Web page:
Punk-ass 3D printer

Made with +/-plywood and stainless steel, buy all the parts or none, if you're handy with a hack saw!

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This printer uses threaded rods as both supports and as a means of controlling the Z-axis.
Will it work? Perhaps.
Will it be accurate? Depends on the rods and the design.
There are two variants:
1. 5th avenue punk-ass
2. the Bronx punk-ass
The plywood makes it look more street

Looking at the different types of fused deposition modelling 3D printers out there, I noticed thatt they fell into two broad categories:

  1. they needed 3D printed or injection molded parts
  2. they were made from laser cut MDF

As I didn't have a 3D printer or an MDF laser cutter, I thought about a structure that could be (mostly) made from lengths of square tubing and threaded rod.

The plywood variant would use plywood rectangles for the base and base cover instead of the more stylish square tubing supporting laminate flooring cut-outs for the electronics to sit on and as a protective covering.

I figured that if I could get the lengths right and the holes in the right places then it might be doable!

  • square tubing

    Philip Ashmore07/30/2015 at 01:20 0 comments

    I use threaded rod a lot!

    Along with wood it's my go-to material for making all sorts of jigs and prototypes.

    It turns out that a local company, Total Stainless, sells stainless steel square tubing, 6m-longX20mm-sideX2mm-thickness, so I bought some to see what jigs I could make with it.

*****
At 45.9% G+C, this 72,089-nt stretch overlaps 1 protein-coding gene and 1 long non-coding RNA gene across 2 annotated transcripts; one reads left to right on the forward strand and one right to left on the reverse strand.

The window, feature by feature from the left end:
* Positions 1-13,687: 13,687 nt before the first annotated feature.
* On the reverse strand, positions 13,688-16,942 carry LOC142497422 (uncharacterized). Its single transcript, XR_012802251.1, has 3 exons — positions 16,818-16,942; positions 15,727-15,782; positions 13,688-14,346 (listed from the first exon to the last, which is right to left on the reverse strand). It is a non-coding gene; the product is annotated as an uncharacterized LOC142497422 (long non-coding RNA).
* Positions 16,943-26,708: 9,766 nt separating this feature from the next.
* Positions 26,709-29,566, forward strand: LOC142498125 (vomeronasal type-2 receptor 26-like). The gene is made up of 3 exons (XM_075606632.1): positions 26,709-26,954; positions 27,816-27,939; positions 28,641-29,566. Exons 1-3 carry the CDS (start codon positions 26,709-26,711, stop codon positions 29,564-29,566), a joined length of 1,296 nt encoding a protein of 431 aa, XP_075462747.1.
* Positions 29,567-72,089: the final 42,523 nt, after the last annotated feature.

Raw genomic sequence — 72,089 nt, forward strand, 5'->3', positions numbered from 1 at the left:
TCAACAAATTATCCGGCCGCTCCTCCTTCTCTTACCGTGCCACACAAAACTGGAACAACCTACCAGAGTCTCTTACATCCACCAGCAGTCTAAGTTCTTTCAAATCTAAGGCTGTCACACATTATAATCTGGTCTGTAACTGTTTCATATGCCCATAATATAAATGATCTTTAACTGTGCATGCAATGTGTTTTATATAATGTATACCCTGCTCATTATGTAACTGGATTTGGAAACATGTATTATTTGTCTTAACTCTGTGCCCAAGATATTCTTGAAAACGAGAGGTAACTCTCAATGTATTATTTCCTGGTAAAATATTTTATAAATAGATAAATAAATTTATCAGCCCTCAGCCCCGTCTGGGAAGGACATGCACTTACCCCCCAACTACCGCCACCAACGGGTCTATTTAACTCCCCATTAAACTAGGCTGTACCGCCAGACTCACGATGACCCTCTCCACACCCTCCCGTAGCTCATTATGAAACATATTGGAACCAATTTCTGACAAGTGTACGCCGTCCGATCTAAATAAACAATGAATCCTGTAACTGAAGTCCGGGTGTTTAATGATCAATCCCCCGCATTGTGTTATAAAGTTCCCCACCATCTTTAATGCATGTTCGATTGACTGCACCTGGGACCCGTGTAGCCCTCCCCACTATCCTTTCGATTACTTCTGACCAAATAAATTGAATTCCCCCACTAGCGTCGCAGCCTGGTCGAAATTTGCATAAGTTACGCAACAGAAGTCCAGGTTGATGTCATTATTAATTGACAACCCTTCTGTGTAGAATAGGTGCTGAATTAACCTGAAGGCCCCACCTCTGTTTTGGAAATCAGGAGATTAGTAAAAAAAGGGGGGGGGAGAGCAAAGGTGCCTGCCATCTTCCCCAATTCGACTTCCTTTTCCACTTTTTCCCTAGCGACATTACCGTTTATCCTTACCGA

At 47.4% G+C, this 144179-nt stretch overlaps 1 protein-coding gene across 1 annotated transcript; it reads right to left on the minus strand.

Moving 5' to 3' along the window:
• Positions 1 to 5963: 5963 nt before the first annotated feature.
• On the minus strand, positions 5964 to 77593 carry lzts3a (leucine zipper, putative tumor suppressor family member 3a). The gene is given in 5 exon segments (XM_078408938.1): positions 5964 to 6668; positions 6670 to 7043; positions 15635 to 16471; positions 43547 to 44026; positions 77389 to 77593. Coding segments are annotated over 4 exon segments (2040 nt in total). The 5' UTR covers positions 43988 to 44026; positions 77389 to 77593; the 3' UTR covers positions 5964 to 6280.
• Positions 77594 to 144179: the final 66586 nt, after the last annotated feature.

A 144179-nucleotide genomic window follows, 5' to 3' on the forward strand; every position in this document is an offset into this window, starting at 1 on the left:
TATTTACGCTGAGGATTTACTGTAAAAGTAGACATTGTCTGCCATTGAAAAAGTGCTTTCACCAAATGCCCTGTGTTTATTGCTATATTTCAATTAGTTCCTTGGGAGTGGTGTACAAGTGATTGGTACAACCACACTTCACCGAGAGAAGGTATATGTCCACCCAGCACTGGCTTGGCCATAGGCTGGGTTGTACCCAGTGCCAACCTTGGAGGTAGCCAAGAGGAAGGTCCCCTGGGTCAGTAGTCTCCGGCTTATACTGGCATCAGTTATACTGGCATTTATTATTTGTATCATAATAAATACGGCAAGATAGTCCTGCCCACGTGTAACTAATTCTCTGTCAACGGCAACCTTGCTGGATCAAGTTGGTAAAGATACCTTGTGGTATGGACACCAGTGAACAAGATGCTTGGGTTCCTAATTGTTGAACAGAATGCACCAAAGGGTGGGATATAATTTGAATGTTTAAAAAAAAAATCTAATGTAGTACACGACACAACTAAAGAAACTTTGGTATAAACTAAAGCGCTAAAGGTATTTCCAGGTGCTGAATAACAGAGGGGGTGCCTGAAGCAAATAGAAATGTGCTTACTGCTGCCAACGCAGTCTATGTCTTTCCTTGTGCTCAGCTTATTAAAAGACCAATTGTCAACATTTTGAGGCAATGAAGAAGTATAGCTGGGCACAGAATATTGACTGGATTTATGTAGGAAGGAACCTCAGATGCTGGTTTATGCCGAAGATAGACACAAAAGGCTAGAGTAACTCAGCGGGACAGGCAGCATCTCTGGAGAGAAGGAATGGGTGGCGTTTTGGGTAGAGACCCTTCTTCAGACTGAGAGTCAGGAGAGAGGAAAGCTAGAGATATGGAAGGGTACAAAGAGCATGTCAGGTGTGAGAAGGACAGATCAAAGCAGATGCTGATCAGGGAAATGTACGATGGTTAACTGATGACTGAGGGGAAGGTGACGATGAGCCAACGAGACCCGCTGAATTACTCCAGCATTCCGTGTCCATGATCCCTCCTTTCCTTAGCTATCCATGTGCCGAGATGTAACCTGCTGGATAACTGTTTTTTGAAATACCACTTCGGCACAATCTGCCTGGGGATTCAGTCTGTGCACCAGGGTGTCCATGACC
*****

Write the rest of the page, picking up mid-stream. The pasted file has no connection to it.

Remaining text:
It turns out that you can't really use an angle grinder on this stuff and get a professional quality result, unless you're better with an angle grinder than I am, which I guess isn't that hard.

    Anyway, I came across a company called Mac Engineering, and they offered to cut my steel at no charge!

    I still had to put some holes into them, again, something I thought I could do on my own.

    It turns out that my use of M10 threaded rods including nuts and washers helped conceal some very dodgy holes, wearing out three drill bits in the process!

    In my next attempt at "scaling up for production" I forsee a plasma cutter encounter!

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jongscx wrote 07/13/2018 at 13:17 point

Not sure if you know this trick, but if you thread a nut onto the rod, THEN cut it, you can unscrew the nut through the cut bit and reform/deburr the threads so it's easier to screw nuts onto it.

Another tip is to put 2 nuts on either side of the cut line and use them as a guide for your hacksaw so your cut is at a right angle.

  Are you sure? yes | no

Philip Ashmore wrote 07/13/2018 at 19:30 point

Thanks, I usually also remove the half-threads with a dremel so I don't cut myself on them.

  Are you sure? yes | no

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